School & District Management A National Roundup

D.C. Mayor Signs Bill on Control of City’s Public School System

By Lesli A. Maxwell — May 01, 2007 1 min read
  • Save to favorites
  • Print

Mayor Adrian M. Fenty last week signed legislation that would empower him to run the District of Columbia’s 55,000-student public school system.

Congress must still approve a change to the city’s Home Rule Charter before Mr. Fenty can assume full control, but the mayor pledged to move ahead immediately. The District of Columbia’s Council gave the plan final approval last week.

The measure would give Mr. Fenty, a Democrat who was elected last November, authority to hire and fire the superintendent, as well as control of the school system’s operating budget and its $2.3 billion capital building program.

He would join the mayors of Boston, Chicago, and New York City, who also have authority over their city’s public school systems.

Washington’s elected school board would be stripped of its authority over the budgeting process, collective bargaining, instruction, and other day-to-day operations. The panel would remain an elected one, but would instead function like a state board of education responsible for setting academic standards and requirements for instructional time and teacher certification.

Mr. Fenty has not said whether he would keep Superintendent Clifford B. Janey in that post. Robert C. Bobb, the president of the elected school board, who had been opposed to the takeover, and Mr. Janey pledged to work with the mayor last week.

The city’s public schools have struggled for decades with low achievement, spiraling dropout rates, and operational failures.

See Also

See other stories on education issues in the District of Columbia. See data on the District of Columbia’s public school system.

For more stories on this topic see Leadership and Management.

Related Tags:

A version of this article appeared in the May 02, 2007 edition of Education Week

Events

This content is provided by our sponsor. It is not written by and does not necessarily reflect the views of Education Week's editorial staff.
Sponsor
Mathematics Webinar
Addressing Unfinished Learning in Math: Providing Tutoring at Scale
Most states as well as the federal government have landed on tutoring as a key strategy to address unfinished learning from the pandemic. Take math, for example. Studies have found that students lost more ground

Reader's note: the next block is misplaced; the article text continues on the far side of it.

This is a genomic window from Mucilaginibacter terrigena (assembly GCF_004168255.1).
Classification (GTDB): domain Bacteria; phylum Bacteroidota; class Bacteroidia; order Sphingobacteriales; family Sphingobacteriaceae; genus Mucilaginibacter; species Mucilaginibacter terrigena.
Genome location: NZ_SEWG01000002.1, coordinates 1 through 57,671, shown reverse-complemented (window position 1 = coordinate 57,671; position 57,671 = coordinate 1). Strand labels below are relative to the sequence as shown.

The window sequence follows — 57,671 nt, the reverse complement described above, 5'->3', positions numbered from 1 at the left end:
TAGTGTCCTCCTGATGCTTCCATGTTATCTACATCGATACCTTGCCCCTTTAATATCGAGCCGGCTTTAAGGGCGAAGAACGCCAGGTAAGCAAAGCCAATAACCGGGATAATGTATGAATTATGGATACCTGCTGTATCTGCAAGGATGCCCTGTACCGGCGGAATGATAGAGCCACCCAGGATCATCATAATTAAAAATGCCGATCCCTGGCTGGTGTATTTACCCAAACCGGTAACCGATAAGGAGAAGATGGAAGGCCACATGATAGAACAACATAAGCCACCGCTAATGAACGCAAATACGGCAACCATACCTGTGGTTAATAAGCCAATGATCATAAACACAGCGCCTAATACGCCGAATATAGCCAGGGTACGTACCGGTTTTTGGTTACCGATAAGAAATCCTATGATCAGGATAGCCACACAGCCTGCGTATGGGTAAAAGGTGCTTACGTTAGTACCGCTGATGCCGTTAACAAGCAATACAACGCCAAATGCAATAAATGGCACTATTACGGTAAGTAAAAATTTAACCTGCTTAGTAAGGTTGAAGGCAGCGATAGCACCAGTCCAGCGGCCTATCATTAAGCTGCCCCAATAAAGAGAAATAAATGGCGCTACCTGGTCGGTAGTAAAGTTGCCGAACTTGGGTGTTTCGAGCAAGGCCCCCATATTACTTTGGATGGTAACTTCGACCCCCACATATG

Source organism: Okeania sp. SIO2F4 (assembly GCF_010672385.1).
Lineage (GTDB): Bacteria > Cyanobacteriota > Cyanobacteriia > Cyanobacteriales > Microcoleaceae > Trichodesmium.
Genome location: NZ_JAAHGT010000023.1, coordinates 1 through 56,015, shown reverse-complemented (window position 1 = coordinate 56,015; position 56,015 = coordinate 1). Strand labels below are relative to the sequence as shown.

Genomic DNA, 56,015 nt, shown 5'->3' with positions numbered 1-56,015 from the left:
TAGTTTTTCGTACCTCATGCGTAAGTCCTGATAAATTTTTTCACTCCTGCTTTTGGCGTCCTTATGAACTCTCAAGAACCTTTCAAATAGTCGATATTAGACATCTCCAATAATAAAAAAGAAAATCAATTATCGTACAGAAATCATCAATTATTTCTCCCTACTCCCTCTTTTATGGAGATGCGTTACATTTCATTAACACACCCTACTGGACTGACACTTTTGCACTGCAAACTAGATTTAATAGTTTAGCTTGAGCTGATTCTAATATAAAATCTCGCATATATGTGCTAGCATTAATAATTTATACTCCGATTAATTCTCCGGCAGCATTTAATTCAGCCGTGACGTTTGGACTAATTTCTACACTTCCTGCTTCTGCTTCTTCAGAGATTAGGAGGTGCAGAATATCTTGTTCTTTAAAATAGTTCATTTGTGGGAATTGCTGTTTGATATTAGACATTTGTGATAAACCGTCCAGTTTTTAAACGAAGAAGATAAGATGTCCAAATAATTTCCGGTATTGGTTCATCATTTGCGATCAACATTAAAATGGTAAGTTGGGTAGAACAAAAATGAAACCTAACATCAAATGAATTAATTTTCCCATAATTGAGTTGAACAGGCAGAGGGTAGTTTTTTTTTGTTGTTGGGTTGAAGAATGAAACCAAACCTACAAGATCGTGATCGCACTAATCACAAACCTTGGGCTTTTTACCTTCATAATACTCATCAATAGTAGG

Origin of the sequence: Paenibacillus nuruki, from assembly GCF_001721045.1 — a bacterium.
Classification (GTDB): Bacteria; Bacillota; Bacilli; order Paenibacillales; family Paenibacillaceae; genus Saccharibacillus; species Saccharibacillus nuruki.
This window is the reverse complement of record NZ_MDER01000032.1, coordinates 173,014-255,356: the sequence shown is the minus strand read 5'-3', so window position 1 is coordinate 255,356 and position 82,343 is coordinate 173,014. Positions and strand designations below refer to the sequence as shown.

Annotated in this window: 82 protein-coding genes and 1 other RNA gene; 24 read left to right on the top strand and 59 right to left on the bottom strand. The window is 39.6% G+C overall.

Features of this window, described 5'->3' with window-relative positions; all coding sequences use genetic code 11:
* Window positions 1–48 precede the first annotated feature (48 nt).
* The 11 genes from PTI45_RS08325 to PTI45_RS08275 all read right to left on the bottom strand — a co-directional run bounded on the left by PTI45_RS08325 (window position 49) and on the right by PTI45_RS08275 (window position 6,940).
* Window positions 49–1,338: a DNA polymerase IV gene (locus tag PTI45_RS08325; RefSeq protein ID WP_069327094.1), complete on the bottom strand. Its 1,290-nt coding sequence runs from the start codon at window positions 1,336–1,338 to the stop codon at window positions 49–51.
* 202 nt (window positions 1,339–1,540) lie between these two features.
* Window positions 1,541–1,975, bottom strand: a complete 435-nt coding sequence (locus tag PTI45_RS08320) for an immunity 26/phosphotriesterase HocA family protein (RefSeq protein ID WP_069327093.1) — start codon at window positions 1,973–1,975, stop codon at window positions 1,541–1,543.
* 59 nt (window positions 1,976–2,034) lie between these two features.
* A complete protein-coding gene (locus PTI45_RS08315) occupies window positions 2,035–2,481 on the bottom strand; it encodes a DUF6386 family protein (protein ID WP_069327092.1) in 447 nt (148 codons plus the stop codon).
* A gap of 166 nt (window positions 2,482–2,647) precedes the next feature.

Content provided by Yup Math Tutoring
Classroom Technology Webinar Building Better Blended Learning in K-12 Schools
The pandemic and the increasing use of technology in K-12 education it prompted has added renewed energy to the blended learning movement as most students are now learning in school buildings (and will likely continue

EdWeek Top School Jobs

Teacher Jobs
Search over ten thousand teaching jobs nationwide — elementary, middle, high school and more.
View Jobs
Principal Jobs
Find hundreds of jobs for principals, assistant principals, and other school leadership roles.
View Jobs
Administrator Jobs
Over a thousand district-level jobs: superintendents, directors, more.
View Jobs
Support Staff Jobs
Search thousands of jobs, from paraprofessionals to counselors and more.
View Jobs

Read Next

School & District Management Opinion ‘This Is Not What We Signed Up For’: A Principal’s Plea for More Support
School leaders are playing the role of health-care experts, social workers, mask enforcers, and more. It’s taking a serious toll.
Kristen St. Germain
3 min read
Illustration of a professional woman walking a tightrope.
Laura Baker/Education Week and uzenzen/iStock/Getty
School & District Management Letter to the Editor Educators Must Look to History When They Advocate for Changes
Educators and policymakers must be aware of the history of ideas when making changes in education, says this letter to the editor.
1 min read
Illustration of an open laptop receiving an email.
iStock/Getty
School & District Management Letter to the Editor Reconsidering Causes of Principal Burnout
The state and federal governments are asking us to implement policies that often go against our beliefs, says this letter to the editor.
1 min read
Illustration of an open laptop receiving an email.
iStock/Getty
School & District Management Teachers Want Their Administrators to Teach. Here's Why
Principals and other education administrators should even be required to spend time teaching in the classroom, according to teachers responding to an EdWeek query.
Hayley Hardison
4 min read
Teacher Principal 11122021 1310106400
E+/Getty